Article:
Second-Order Assortative Mixing in Social Networks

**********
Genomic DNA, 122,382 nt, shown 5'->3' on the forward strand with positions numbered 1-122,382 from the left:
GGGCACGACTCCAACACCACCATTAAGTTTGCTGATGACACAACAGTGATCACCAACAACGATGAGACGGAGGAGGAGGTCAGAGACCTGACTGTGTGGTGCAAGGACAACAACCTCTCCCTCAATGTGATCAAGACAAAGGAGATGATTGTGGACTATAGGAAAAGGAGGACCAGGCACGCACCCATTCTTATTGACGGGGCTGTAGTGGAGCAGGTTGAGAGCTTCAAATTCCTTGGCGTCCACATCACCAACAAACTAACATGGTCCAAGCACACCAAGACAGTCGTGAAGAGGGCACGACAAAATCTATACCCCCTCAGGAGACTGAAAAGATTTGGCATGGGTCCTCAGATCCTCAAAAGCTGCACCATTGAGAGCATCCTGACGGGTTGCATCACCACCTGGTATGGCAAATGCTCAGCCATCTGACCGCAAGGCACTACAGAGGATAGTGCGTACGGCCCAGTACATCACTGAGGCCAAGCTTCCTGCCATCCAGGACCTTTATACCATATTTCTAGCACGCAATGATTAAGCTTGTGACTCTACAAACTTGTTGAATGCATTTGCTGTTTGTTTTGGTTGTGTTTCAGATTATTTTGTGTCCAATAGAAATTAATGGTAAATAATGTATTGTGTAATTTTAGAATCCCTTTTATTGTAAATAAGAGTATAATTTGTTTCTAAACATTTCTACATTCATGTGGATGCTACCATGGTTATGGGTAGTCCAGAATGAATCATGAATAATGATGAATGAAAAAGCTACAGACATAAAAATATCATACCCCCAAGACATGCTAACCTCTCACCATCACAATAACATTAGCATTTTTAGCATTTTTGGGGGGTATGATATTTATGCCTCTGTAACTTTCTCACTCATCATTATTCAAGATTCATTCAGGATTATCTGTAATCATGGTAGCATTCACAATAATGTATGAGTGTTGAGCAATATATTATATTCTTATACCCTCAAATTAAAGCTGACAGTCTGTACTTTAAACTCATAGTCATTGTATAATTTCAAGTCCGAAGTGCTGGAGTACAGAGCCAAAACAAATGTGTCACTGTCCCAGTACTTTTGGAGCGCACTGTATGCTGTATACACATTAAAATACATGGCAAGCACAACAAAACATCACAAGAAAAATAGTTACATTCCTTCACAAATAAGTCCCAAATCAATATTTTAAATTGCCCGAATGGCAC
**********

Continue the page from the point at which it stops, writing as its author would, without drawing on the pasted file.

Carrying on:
In a social network, the number of links of a node, or node degree, is often assumed as a proxy for the node’s importance or prominence within the network. It is known that social networks exhibit the (first-order) assortative mixing, i.e. if two nodes are connected, they tend to have similar node degrees, suggesting that people tend to mix with those of comparable prominence. In this paper, we report the second-order assortative mixing in social networks. If two nodes are connected, we measure the degree correlation between their most prominent neighbours, rather than between the two nodes themselves. We observe very strong second-order assortative mixing in social networks, often significantly stronger than the first-order assortative mixing. This suggests that if two people interact in a social network, then the importance of the most prominent person each knows is very likely to be the same. This is also true if we measure the average prominence of neighbours of the two people. This property is weaker or negative in non-social networks. We investigate a number of possible explanations for this property. However, none of them was found to provide an adequate explanation. We therefore conclude that second-order assortative mixing is a new property of social networks.
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